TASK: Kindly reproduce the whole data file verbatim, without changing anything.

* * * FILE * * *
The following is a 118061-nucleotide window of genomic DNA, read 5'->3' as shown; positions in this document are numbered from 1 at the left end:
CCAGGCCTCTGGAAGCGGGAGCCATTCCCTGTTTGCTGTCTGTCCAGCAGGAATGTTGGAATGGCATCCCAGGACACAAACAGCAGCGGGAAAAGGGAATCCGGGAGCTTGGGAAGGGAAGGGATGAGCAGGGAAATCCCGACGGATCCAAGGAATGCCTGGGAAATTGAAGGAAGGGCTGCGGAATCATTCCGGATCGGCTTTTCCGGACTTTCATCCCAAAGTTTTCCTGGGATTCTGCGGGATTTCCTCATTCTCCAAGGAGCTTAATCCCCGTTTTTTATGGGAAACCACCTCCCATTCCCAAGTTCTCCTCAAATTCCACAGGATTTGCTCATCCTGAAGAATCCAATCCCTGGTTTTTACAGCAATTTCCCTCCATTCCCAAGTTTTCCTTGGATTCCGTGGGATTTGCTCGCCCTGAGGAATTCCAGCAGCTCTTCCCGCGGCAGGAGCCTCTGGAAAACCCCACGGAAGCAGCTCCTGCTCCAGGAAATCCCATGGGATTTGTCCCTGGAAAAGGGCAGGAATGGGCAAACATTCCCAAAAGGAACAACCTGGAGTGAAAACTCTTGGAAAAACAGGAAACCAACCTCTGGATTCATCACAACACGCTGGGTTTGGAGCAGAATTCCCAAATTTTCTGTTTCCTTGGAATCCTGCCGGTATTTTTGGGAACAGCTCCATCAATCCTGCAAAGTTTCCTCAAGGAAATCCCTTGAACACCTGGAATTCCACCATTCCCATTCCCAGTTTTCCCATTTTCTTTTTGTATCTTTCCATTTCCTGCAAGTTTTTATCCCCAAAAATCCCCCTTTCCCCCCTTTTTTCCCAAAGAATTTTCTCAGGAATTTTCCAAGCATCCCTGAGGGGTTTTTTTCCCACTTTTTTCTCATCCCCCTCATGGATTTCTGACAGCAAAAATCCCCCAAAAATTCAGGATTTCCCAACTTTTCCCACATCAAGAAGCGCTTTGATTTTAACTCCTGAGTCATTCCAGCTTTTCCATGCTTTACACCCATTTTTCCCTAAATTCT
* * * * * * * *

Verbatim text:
The following is a 118061-nucleotide window of genomic DNA, read 5'->3' as shown; positions in this document are numbered from 1 at the left end:
CCAGGCCTCTGGAAGCGGGAGCCATTCCCTGTTTGCTGTCTGTCCAGCAGGAATGTTGGAATGGCATCCCAGGACACAAACAGCAGCGGGAAAAGGGAATCCGGGAGCTTGGGAAGGGAAGGGATGAGCAGGGAAATCCCGACGGATCCAAGGAATGCCTGGGAAATTGAAGGAAGGGCTGCGGAATCATTCCGGATCGGCTTTTCCGGACTTTCATCCCAAAGTTTTCCTGGGATTCTGCGGGATTTCCTCATTCTCCAAGGAGCTTAATCCCCGTTTTTTATGGGAAACCACCTCCCATTCCCAAGTTCTCCTCAAATTCCACAGGATTTGCTCATCCTGAAGAATCCAATCCCTGGTTTTTACAGCAATTTCCCTCCATTCCCAAGTTTTCCTTGGATTCCGTGGGATTTGCTCGCCCTGAGGAATTCCAGCAGCTCTTCCCGCGGCAGGAGCCTCTGGAAAACCCCACGGAAGCAGCTCCTGCTCCAGGAAATCCCATGGGATTTGTCCCTGGAAAAGGGCAGGAATGGGCAAACATTCCCAAAAGGAACAACCTGGAGTGAAAACTCTTGGAAAAACAGGAAACCAACCTCTGGATTCATCACAACACGCTGGGTTTGGAGCAGAATTCCCAAATTTTCTGTTTCCTTGGAATCCTGCCGGTATTTTTGGGAACAGCTCCATCAATCCTGCAAAGTTTCCTCAAGGAAATCCCTTGAACACCTGGAATTCCACCATTCCCATTCCCAGTTTTCCCATTTTCTTTTTGTATCTTTCCATTTCCTGCAAGTTTTTATCCCCAAAAATCCCCCTTTCCCCCCTTTTTTCCCAAAGAATTTTCTCAGGAATTTTCCAAGCATCCCTGAGGGGTTTTTTTCCCACTTTTTTCTCATCCCCCTCATGGATTTCTGACAGCAAAAATCCCCCAAAAATTCAGGATTTCCCAACTTTTCCCACATCAAGAAGCGCTTTGATTTTAACTCCTGAGTCATTCCAGCTTTTCCATGCTTTACACCCATTTTTCCCTAAATTCT